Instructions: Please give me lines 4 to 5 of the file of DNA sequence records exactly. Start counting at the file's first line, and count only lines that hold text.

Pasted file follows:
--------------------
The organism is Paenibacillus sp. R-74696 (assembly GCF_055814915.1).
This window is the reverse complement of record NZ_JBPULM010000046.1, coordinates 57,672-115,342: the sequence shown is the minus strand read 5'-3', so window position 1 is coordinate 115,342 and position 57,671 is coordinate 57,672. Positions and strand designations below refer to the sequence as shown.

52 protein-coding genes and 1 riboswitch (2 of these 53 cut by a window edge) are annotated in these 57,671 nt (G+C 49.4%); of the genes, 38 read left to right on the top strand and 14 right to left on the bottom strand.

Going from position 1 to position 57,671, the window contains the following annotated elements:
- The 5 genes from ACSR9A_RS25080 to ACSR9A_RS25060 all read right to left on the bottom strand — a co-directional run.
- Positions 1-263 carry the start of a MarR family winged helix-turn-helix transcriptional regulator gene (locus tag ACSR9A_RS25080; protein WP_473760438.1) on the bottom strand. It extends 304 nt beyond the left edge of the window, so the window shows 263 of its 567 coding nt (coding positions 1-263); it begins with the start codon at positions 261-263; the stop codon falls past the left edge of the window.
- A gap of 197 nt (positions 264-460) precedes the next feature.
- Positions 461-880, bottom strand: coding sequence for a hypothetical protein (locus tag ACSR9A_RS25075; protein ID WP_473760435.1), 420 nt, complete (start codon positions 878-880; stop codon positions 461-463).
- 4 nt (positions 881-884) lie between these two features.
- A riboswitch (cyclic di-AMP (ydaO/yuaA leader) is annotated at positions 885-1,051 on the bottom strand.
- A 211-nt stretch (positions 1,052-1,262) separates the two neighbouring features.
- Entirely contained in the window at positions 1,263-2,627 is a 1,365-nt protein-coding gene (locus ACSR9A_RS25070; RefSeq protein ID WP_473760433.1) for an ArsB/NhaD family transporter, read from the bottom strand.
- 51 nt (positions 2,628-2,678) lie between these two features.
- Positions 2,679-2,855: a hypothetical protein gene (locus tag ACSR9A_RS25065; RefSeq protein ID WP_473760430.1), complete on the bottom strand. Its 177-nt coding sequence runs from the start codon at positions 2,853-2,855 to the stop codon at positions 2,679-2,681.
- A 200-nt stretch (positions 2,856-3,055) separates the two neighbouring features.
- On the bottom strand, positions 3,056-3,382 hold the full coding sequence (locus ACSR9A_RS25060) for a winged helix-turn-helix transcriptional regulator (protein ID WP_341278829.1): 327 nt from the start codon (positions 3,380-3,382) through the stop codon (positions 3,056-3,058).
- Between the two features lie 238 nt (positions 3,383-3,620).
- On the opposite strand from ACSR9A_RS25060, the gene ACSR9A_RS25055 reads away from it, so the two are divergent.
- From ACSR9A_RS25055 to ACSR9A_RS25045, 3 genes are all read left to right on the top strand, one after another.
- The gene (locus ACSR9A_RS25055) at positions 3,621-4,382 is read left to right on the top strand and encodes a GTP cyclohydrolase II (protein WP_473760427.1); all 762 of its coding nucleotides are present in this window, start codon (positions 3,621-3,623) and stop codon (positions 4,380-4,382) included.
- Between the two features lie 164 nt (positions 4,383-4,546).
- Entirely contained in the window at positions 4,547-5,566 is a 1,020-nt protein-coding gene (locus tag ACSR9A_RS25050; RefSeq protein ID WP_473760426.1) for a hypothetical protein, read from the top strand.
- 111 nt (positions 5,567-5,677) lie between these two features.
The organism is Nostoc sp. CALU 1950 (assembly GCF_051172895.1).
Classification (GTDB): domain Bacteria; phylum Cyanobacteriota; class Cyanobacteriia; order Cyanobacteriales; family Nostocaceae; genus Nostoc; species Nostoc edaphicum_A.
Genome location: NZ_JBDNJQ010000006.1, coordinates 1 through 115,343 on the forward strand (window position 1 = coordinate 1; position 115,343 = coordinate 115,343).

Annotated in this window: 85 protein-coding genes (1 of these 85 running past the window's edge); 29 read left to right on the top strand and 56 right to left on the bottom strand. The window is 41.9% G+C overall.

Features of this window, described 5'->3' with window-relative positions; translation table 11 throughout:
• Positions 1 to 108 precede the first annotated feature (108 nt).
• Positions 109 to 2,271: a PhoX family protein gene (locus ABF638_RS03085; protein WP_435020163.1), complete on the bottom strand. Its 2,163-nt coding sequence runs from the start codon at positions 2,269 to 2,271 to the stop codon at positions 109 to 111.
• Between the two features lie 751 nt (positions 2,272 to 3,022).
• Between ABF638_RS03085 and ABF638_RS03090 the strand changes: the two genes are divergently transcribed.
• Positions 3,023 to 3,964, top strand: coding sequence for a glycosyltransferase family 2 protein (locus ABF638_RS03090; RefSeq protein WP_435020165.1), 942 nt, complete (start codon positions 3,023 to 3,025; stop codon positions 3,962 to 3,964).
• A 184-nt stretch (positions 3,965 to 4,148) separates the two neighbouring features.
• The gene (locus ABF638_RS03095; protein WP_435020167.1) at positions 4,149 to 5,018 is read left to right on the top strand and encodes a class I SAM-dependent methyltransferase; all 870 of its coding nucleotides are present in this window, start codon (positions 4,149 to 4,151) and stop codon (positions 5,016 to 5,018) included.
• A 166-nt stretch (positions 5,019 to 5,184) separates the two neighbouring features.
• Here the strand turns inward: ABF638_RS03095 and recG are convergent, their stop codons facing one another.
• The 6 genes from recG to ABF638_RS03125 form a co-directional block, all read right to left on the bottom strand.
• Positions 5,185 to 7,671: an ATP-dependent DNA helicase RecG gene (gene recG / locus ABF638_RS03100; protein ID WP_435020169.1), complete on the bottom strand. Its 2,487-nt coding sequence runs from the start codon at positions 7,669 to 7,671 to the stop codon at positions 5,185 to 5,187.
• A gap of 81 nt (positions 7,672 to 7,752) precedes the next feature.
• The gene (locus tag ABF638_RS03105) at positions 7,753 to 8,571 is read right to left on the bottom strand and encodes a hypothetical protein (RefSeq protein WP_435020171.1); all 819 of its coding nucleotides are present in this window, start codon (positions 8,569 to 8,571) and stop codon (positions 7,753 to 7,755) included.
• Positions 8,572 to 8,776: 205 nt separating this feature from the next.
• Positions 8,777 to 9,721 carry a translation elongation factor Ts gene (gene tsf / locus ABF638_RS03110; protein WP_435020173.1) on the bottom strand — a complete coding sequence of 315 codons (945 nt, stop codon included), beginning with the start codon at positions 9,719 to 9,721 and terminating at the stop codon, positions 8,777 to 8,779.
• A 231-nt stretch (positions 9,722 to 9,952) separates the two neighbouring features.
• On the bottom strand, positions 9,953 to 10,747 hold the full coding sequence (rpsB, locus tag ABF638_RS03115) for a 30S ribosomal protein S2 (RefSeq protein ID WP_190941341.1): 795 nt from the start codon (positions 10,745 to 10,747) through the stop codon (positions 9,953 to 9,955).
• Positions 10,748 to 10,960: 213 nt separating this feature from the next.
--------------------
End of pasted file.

Going from position 1 to position 57,671, the window contains the following annotated elements:
- The 5 genes from ACSR9A_RS25080 to ACSR9A_RS25060 all read right to left on the bottom strand — a co-directional run.